A podcast I often recommend to patients is The Bubble Hour (www.thebubblehour.com). On a recent episode the discussion was about relapse. Two women in long -term recovery discuss what it's like for them when friends relapse. One of them quoted Anne Lamott, who says, "Lighthouses don't go running all over an island looking for boats to save; they just stand there shining."

I really appreciate that notion.

At the Coleman Institute we recognize that addiction is a chronic illness. I often tell my opioid or alcohol dependent patients, when a person with diabetes gets his/her blood sugar under control, I don't say, "Great! Now eat whatever the hell you want, you've made it!" On the contrary, the "gift" of having diabetes, is the opportunity to intentionally look at what you are choosing to consume and how you are choosing to exercise to keep your precious body at its best.

Likewise, with addiction.

Each day a patient in recovery is given the choice to become closer and closer to the person he/she was meant to be. That means being present with urges and triggers, noticing and allowing them, and then choosing not to use alcohol or other drugs.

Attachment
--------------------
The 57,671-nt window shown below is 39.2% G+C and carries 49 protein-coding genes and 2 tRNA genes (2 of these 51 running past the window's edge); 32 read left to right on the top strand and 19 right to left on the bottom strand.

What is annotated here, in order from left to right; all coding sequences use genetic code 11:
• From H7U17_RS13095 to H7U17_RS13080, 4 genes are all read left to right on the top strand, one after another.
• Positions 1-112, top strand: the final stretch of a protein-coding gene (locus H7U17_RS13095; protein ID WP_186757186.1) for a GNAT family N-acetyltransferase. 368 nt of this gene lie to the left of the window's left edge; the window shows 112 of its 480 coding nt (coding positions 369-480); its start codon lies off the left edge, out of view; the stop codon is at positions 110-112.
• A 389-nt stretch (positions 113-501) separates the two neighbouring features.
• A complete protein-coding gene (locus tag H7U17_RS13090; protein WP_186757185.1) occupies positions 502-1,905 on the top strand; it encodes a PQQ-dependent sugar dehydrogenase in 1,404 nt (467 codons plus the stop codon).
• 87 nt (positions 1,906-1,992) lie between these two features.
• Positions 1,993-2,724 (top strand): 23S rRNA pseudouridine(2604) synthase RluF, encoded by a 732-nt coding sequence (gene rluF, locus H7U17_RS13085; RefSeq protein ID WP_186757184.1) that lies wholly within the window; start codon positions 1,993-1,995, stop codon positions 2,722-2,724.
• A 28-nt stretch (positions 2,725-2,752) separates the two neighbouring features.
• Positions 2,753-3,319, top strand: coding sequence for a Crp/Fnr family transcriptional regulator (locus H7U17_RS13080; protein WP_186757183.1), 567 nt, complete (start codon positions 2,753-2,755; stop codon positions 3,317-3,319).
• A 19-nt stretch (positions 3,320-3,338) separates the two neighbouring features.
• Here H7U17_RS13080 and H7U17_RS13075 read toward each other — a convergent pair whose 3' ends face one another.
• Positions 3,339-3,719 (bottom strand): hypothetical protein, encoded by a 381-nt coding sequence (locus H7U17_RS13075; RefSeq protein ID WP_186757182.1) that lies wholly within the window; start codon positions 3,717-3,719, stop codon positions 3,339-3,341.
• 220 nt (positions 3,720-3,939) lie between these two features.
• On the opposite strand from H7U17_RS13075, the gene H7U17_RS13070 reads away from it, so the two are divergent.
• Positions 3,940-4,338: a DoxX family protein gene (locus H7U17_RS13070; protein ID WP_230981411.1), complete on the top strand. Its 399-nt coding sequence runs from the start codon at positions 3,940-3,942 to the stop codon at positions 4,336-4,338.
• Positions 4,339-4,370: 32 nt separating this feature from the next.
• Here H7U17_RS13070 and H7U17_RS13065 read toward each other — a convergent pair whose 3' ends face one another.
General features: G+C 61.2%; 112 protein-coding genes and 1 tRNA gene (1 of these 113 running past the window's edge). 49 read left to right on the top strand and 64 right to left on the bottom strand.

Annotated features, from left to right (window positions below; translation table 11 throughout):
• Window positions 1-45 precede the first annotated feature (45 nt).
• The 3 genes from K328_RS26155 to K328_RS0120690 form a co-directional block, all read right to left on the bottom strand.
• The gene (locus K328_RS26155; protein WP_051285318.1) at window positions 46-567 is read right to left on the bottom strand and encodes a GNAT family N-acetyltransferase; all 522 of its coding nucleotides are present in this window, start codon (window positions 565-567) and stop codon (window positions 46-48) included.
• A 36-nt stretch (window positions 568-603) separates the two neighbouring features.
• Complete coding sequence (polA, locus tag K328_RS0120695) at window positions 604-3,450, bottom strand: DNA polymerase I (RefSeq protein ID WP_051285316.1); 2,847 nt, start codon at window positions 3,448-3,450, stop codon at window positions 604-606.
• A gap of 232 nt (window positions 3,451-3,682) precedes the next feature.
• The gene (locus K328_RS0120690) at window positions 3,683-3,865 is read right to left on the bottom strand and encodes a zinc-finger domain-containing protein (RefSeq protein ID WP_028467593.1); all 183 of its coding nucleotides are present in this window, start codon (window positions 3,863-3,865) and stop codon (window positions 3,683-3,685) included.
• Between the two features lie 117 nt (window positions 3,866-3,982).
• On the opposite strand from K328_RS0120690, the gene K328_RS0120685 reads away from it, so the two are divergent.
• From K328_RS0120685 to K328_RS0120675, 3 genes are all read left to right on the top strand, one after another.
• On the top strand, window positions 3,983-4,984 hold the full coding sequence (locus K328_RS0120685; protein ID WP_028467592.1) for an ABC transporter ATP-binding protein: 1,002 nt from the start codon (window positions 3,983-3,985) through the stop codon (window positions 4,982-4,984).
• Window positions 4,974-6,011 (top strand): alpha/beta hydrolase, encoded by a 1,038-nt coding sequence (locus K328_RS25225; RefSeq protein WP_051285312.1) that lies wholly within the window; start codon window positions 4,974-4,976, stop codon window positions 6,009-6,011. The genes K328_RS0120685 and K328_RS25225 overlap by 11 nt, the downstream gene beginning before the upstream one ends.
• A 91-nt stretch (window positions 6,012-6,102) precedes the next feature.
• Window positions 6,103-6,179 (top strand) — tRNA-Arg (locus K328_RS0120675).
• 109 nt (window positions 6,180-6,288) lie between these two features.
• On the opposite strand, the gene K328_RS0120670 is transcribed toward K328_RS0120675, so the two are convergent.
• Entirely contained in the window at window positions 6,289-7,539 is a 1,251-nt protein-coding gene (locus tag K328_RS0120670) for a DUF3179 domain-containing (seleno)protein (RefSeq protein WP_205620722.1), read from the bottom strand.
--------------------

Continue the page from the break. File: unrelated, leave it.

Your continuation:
People relapse. A lot. They deem the present moment unbearable and choose to change it with chemicals. It works nicely for a minute. Then the consequences begin to roll in: broken relationships, loss of trust, loss of job, disintegrating integrity, the shame cycle is back.

At the Coleman Institute, we understand people in their disease. Sometimes they don't come back for follow up. Some patients return to the office for naltrexone therapy even after they have recently used. There is a part of them that longs to be clean, and another part of their brain that feels like life is being choked off if anything gets between them and their drug. Some fool us by using someone else's urine so they can get their naltrexone shot or implant and experience precipitated withdrawal. That's part of the insanity of this condition.

But. . . that's why I like the lighthouse analogy. We get the craziness, but we are here for our patients. It can be discouraging for family and loved ones to see people fail and fall and lose ground. Sometimes it's hard for a relapsing patient not to lose hope, to know that they can turn things around. And even though we're in the business, it is not fun seeing a patient relapse.

Sometimes people return for a 2nd or even 3rd detox. If they haven't committed to working on their recovery with counseling, rehab or 12 step groups, and if they stopped using Naltrexone, this helps provide the blueprint for creating a better plan for change this time. Patients begin to recognize that simply to stop using isn't the fix; it's a process.

So at the Coleman Institute we are here for our patients, over on Hamilton Street in Richmond. Shining. Willing to offer advice on your recovery journey. Available to support you if there is a need to return.

Joan Shepherd, FNP